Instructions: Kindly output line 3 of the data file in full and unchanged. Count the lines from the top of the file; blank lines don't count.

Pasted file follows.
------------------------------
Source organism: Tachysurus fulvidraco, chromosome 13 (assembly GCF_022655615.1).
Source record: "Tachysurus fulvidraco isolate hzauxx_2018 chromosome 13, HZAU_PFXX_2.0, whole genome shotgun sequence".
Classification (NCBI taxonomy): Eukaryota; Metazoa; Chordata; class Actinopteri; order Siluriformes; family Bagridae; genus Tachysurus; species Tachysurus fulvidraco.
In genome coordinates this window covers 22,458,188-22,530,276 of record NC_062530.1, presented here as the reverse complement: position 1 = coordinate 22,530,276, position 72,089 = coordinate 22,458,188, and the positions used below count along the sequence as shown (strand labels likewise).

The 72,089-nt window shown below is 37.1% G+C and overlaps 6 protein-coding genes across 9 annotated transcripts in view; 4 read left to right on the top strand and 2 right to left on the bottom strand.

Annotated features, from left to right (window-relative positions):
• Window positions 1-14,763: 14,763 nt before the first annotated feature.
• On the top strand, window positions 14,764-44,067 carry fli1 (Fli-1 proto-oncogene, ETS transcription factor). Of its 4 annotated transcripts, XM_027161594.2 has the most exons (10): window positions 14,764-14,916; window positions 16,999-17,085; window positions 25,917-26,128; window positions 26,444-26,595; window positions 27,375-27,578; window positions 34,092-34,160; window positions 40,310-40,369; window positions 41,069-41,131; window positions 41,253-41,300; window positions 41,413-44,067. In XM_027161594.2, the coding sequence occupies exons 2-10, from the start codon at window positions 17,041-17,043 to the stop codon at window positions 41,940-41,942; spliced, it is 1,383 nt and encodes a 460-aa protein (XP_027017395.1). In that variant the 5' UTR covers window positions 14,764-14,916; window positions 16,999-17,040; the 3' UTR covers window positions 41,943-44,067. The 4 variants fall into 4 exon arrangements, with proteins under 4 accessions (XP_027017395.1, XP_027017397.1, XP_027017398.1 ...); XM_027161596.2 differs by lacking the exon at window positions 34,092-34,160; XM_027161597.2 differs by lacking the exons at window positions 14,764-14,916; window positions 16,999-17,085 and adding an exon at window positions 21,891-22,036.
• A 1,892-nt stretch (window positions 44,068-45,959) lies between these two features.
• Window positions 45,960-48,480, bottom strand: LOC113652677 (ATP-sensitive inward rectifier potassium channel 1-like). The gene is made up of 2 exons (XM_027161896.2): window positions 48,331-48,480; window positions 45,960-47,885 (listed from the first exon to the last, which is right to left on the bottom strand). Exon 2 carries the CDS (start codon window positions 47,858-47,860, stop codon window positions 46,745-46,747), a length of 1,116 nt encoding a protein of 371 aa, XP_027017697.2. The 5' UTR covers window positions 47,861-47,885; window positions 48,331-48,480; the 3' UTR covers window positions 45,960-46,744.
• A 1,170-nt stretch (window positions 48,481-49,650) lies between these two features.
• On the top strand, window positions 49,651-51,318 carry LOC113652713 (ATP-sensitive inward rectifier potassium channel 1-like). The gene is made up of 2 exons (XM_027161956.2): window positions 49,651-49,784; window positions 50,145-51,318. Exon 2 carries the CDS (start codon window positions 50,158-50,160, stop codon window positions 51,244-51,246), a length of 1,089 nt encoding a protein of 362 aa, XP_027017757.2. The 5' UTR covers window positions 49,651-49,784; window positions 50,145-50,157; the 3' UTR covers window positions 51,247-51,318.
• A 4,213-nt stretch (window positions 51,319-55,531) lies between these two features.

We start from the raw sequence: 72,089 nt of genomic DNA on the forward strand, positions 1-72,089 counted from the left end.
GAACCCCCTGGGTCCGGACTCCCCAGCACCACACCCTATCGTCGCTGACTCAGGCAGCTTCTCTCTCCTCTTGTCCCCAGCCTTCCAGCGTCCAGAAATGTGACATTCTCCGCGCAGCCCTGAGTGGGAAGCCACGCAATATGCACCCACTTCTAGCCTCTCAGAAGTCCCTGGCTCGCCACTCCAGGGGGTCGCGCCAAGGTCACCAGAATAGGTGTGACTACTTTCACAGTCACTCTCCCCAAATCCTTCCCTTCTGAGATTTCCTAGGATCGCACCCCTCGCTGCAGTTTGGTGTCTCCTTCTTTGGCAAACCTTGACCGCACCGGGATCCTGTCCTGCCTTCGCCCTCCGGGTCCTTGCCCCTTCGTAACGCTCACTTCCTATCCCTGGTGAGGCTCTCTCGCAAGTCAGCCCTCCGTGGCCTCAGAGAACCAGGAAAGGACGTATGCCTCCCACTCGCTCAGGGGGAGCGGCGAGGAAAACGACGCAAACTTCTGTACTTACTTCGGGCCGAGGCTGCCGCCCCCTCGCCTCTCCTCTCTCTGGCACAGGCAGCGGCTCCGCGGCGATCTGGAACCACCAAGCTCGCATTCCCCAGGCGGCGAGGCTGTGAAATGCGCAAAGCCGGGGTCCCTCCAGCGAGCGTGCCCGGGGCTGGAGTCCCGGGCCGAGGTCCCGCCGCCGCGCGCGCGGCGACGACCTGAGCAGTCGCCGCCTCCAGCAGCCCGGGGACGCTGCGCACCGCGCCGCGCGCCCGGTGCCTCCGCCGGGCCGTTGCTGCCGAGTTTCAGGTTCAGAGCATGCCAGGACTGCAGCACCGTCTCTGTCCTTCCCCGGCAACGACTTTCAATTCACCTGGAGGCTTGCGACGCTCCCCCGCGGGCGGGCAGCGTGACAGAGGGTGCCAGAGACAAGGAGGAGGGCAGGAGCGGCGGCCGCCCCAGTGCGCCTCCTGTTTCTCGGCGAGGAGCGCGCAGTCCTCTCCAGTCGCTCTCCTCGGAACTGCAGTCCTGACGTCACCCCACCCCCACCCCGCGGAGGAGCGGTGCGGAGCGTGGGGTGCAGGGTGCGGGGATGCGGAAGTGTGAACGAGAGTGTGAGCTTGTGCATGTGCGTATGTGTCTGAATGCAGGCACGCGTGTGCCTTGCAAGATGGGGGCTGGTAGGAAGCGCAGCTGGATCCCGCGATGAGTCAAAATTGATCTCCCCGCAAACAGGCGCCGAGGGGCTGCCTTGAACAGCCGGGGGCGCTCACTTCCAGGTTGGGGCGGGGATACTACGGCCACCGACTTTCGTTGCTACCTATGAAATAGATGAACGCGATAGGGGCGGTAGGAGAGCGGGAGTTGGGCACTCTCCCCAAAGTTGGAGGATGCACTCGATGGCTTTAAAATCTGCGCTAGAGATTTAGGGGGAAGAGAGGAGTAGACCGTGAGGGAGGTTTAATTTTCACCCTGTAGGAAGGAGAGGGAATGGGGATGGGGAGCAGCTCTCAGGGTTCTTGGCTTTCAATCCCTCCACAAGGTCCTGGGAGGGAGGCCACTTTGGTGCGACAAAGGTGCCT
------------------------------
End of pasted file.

Classification (NCBI taxonomy): Eukaryota; Metazoa; Chordata; class Actinopteri; order Siluriformes; family Bagridae; genus Tachysurus; species Tachysurus fulvidraco.